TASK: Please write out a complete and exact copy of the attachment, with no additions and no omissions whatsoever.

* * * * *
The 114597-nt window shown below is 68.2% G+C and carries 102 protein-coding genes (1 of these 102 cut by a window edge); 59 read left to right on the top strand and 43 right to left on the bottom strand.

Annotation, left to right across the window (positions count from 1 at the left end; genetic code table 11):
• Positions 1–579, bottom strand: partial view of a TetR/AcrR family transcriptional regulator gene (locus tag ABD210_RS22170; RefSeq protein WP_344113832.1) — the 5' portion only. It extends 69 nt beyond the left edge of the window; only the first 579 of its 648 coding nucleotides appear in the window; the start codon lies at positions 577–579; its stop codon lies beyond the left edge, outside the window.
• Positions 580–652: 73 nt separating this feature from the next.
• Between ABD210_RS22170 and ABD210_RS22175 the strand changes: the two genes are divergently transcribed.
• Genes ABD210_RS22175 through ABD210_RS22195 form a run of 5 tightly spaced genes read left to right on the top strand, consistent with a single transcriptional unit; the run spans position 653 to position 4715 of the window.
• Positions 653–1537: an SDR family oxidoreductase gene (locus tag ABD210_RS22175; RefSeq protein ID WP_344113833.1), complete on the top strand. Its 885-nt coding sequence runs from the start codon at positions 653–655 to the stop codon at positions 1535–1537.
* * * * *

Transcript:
The 114597-nt window shown below is 68.2% G+C and carries 102 protein-coding genes (1 of these 102 cut by a window edge); 59 read left to right on the top strand and 43 right to left on the bottom strand.

Annotation, left to right across the window (positions count from 1 at the left end; genetic code table 11):
• Positions 1–579, bottom strand: partial view of a TetR/AcrR family transcriptional regulator gene (locus tag ABD210_RS22170; RefSeq protein WP_344113832.1) — the 5' portion only. It extends 69 nt beyond the left edge of the window; only the first 579 of its 648 coding nucleotides appear in the window; the start codon lies at positions 577–579; its stop codon lies beyond the left edge, outside the window.
• Positions 580–652: 73 nt separating this feature from the next.
• Between ABD210_RS22170 and ABD210_RS22175 the strand changes: the two genes are divergently transcribed.
• Genes ABD210_RS22175 through ABD210_RS22195 form a run of 5 tightly spaced genes read left to right on the top strand, consistent with a single transcriptional unit; the run spans position 653 to position 4715 of the window.
• Positions 653–1537: an SDR family oxidoreductase gene (locus tag ABD210_RS22175; RefSeq protein ID WP_344113833.1), complete on the top strand. Its 885-nt coding sequence runs from the start codon at positions 653–655 to the stop codon at positions 1535–1537.